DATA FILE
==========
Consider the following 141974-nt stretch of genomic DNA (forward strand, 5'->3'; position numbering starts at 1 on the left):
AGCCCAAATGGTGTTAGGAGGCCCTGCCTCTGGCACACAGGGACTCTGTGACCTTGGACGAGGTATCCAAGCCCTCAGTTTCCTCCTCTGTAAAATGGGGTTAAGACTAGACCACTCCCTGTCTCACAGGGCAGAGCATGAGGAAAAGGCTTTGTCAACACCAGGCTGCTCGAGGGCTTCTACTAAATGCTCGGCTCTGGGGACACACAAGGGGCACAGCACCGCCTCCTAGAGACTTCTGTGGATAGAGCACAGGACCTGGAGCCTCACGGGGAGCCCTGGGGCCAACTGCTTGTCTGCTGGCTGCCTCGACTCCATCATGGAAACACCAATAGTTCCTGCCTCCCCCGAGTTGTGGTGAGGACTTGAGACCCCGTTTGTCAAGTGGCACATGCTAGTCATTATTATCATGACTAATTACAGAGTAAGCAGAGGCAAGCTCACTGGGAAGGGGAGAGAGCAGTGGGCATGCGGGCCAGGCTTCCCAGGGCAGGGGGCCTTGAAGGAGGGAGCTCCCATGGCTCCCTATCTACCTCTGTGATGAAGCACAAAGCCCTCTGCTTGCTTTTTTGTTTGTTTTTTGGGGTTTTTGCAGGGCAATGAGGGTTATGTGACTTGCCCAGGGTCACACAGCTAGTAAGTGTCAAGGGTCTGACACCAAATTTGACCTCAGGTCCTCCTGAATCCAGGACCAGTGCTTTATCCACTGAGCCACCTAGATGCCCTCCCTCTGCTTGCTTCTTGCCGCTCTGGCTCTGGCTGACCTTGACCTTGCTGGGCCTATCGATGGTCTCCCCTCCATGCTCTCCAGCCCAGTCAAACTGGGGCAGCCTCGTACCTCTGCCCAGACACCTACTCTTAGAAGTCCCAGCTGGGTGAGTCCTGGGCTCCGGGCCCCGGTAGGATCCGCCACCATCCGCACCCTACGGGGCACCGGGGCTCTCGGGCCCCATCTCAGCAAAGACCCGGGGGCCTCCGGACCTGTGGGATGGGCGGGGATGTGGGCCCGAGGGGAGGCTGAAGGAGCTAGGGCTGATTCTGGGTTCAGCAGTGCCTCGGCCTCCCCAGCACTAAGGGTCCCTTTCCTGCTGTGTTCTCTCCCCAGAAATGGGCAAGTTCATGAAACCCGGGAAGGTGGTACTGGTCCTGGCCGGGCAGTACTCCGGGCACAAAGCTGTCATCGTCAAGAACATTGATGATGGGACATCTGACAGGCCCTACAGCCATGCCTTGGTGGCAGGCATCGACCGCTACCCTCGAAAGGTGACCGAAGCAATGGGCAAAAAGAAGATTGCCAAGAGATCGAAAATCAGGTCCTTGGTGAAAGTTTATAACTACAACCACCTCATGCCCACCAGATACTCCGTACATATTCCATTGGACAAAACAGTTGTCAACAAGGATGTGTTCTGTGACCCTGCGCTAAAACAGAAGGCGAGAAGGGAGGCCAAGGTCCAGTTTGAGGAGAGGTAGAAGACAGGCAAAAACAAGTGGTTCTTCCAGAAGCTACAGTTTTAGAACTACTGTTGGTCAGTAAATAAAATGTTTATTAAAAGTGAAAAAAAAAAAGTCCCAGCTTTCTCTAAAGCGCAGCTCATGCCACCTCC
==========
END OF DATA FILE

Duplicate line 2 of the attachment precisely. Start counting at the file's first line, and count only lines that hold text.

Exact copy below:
AGCCCAAATGGTGTTAGGAGGCCCTGCCTCTGGCACACAGGGACTCTGTGACCTTGGACGAGGTATCCAAGCCCTCAGTTTCCTCCTCTGTAAAATGGGGTTAAGACTAGACCACTCCCTGTCTCACAGGGCAGAGCATGAGGAAAAGGCTTTGTCAACACCAGGCTGCTCGAGGGCTTCTACTAAATGCTCGGCTCTGGGGACACACAAGGGGCACAGCACCGCCTCCTAGAGACTTCTGTGGATAGAGCACAGGACCTGGAGCCTCACGGGGAGCCCTGGGGCCAACTGCTTGTCTGCTGGCTGCCTCGACTCCATCATGGAAACACCAATAGTTCCTGCCTCCCCCGAGTTGTGGTGAGGACTTGAGACCCCGTTTGTCAAGTGGCACATGCTAGTCATTATTATCATGACTAATTACAGAGTAAGCAGAGGCAAGCTCACTGGGAAGGGGAGAGAGCAGTGGGCATGCGGGCCAGGCTTCCCAGGGCAGGGGGCCTTGAAGGAGGGAGCTCCCATGGCTCCCTATCTACCTCTGTGATGAAGCACAAAGCCCTCTGCTTGCTTTTTTGTTTGTTTTTTGGGGTTTTTGCAGGGCAATGAGGGTTATGTGACTTGCCCAGGGTCACACAGCTAGTAAGTGTCAAGGGTCTGACACCAAATTTGACCTCAGGTCCTCCTGAATCCAGGACCAGTGCTTTATCCACTGAGCCACCTAGATGCCCTCCCTCTGCTTGCTTCTTGCCGCTCTGGCTCTGGCTGACCTTGACCTTGCTGGGCCTATCGATGGTCTCCCCTCCATGCTCTCCAGCCCAGTCAAACTGGGGCAGCCTCGTACCTCTGCCCAGACACCTACTCTTAGAAGTCCCAGCTGGGTGAGTCCTGGGCTCCGGGCCCCGGTAGGATCCGCCACCATCCGCACCCTACGGGGCACCGGGGCTCTCGGGCCCCATCTCAGCAAAGACCCGGGGGCCTCCGGACCTGTGGGATGGGCGGGGATGTGGGCCCGAGGGGAGGCTGAAGGAGCTAGGGCTGATTCTGGGTTCAGCAGTGCCTCGGCCTCCCCAGCACTAAGGGTCCCTTTCCTGCTGTGTTCTCTCCCCAGAAATGGGCAAGTTCATGAAACCCGGGAAGGTGGTACTGGTCCTGGCCGGGCAGTACTCCGGGCACAAAGCTGTCATCGTCAAGAACATTGATGATGGGACATCTGACAGGCCCTACAGCCATGCCTTGGTGGCAGGCATCGACCGCTACCCTCGAAAGGTGACCGAAGCAATGGGCAAAAAGAAGATTGCCAAGAGATCGAAAATCAGGTCCTTGGTGAAAGTTTATAACTACAACCACCTCATGCCCACCAGATACTCCGTACATATTCCATTGGACAAAACAGTTGTCAACAAGGATGTGTTCTGTGACCCTGCGCTAAAACAGAAGGCGAGAAGGGAGGCCAAGGTCCAGTTTGAGGAGAGGTAGAAGACAGGCAAAAACAAGTGGTTCTTCCAGAAGCTACAGTTTTAGAACTACTGTTGGTCAGTAAATAAAATGTTTATTAAAAGTGAAAAAAAAAAAGTCCCAGCTTTCTCTAAAGCGCAGCTCATGCCACCTCC